Middle East

Iraq captures alleged Islamic State finance chief in operation abroad

Iraq’s prime minister has claimed the country’s forces have helped to capture Islamic State’s deputy leader and financial controller in a cross-border operation and bring him to Baghdad.

Sami Jasim al-Jaburi, a veteran of IS’s rise and fall, was seized days before Iraqi parliamentary elections due on Sunday. The prime minister, Mustafa al-Kadhimi, who announced the capture, is likely to be a contender for what would be his second term as leader in horse-trading for government positions expected in the months ahead.

Iraqi officials did not disclose where Juburi was caught or who else played a role in the operation.

Despite Juburi’s seniority with IS, his recent ability to raise and transfer money or coordinate attacks abroad is unclear and is likely to have been significantly less than when the group overran much of Iraq and Syria from mid-2014 to 2017. The US had offered a $5m bounty for Juburi’s capture.

“While serving as IS deputy in southern Mosul in 2014, Jasim reportedly served as the equivalent of IS’s finance minister, supervising the group’s revenue-generating operations from illicit sales of oil, gas, antiquities and minerals,” the US state department said when Washington put a price on his head.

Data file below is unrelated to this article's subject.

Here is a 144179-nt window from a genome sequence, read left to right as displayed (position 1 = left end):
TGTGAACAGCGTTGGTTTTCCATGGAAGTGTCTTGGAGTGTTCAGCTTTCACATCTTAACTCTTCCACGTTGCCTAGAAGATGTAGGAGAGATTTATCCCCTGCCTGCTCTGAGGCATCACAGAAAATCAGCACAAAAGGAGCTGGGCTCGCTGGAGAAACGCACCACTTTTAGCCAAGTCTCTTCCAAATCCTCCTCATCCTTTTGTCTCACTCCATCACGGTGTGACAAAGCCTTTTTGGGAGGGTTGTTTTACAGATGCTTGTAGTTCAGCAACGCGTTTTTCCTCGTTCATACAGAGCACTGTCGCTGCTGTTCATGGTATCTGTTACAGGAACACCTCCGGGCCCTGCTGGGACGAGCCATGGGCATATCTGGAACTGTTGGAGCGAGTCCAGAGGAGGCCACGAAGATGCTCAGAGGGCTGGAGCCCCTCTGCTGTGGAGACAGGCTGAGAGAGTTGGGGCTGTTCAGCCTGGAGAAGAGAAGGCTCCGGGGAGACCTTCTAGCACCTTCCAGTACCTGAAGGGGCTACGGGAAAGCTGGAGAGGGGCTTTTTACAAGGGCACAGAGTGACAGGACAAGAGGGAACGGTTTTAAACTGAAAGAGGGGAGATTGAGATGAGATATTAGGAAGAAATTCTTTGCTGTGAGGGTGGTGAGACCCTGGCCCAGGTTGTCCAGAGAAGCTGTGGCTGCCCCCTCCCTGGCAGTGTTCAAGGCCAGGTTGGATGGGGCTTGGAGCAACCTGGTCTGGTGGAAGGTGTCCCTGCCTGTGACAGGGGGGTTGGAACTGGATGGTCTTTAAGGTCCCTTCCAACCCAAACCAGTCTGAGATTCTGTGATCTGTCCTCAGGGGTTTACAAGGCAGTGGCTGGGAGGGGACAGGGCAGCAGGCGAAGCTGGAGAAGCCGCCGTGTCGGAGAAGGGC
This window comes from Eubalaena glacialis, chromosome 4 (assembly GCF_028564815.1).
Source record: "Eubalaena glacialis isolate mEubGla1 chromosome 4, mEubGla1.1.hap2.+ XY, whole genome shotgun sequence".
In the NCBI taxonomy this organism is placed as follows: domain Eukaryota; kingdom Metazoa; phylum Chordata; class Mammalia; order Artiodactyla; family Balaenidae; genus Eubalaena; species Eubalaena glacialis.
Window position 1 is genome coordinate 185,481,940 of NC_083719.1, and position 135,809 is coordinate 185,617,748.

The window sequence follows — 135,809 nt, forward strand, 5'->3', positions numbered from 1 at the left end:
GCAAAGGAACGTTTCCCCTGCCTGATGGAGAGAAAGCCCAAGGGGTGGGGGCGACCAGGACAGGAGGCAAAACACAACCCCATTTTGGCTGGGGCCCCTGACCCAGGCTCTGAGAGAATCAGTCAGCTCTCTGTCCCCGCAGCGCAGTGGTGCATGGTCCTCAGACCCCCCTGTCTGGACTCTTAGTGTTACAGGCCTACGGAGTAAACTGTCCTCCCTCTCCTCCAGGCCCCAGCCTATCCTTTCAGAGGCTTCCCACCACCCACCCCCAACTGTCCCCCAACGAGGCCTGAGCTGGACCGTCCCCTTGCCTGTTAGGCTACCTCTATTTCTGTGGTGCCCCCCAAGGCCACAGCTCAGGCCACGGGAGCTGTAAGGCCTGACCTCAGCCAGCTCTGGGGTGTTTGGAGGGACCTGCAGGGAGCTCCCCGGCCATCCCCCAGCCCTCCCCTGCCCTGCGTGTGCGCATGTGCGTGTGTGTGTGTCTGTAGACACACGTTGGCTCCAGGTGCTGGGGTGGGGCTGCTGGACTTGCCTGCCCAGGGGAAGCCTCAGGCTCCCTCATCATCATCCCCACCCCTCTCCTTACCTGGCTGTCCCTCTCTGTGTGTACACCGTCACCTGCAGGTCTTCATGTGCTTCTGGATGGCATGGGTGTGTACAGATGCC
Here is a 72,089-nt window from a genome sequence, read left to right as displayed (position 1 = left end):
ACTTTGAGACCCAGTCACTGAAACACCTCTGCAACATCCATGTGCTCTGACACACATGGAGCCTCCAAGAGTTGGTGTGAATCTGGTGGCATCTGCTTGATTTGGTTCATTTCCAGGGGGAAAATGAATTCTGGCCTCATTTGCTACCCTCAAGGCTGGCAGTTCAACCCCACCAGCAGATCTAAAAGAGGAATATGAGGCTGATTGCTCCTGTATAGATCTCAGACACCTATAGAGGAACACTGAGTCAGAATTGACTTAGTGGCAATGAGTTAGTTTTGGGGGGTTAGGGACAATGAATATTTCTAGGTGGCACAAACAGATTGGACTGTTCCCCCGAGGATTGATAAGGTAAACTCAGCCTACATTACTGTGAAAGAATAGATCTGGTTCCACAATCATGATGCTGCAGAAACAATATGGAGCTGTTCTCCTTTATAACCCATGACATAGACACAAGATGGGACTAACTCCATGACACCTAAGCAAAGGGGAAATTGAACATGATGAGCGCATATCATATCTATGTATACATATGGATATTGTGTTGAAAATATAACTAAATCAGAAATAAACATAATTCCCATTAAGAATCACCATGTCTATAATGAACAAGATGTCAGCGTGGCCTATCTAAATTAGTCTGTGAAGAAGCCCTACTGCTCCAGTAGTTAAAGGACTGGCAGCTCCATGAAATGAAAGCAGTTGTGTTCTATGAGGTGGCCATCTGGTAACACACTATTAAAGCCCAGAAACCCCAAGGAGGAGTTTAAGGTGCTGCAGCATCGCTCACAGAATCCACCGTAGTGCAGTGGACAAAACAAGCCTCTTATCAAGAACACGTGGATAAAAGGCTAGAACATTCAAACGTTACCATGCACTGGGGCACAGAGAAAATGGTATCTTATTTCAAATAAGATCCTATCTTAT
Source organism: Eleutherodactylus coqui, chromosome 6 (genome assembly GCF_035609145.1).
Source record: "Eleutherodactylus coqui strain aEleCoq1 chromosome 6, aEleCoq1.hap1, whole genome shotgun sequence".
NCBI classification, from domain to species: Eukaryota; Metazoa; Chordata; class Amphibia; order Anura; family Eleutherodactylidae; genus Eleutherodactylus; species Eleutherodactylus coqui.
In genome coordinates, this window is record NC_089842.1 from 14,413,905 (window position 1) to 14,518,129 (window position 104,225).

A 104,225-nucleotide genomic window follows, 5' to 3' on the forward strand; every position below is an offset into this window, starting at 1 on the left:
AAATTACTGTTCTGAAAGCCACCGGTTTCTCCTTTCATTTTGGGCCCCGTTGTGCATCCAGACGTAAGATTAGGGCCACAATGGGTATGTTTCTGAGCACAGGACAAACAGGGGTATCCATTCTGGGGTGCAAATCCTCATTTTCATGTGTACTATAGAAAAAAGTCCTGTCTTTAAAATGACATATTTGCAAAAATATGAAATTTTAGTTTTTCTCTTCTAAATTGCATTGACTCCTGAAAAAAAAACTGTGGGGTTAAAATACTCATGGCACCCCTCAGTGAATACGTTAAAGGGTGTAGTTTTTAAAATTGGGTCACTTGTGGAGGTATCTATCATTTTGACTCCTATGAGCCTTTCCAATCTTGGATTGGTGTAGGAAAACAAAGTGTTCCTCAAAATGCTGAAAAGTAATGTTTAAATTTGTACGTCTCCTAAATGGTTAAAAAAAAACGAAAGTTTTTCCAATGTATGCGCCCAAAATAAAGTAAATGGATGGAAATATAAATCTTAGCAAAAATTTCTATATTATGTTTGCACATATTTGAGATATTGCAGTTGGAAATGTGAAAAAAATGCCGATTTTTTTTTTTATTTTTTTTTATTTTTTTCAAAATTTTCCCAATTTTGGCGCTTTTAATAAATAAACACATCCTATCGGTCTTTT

Iraq’s government on Monday said Juburi “held leadership, security and financial positions within the terrorist organisation”.

The ranks of IS leaders were decimated during the years of the so-called caliphate and once it lost its last stretch of territory in eastern Syria in March 2019 the group’s senior officials, many of them rapidly promoted from its middle levels, had far less ability to mobilise and organise.

“We are watching them closely and we know who they are,” said Mazloum Abdi, the Kurdish general who led the fight in north-east Syria against the group. “They’re still dangerous, but it’s not like before.”

Juburi was a confidant of Abu Bakr al-Baghdadi, the group’s leader who detonated a suicide belt killing himself and his son when he was cornered in Idlib, Syria, two years ago. He had risen through the organisation and was known to Abu Musab al-Zarqawi, a leader of al-Qaida in Iraq who spearheaded the jihadist insurgency from 2004 until his death in 2006.

Juburi is believed to have spent much of his time in Syria since mid-2014, though he was able to travel back to Anbar province in Iraq where IS retains a significant presence in towns and villages.

Though the group can no longer hold territory, it still has the capacity to launch semi-regular attacks in Kirkuk province in northern Iraq where clashes with security forces have been steadily increasing in recent months.

SOURCE

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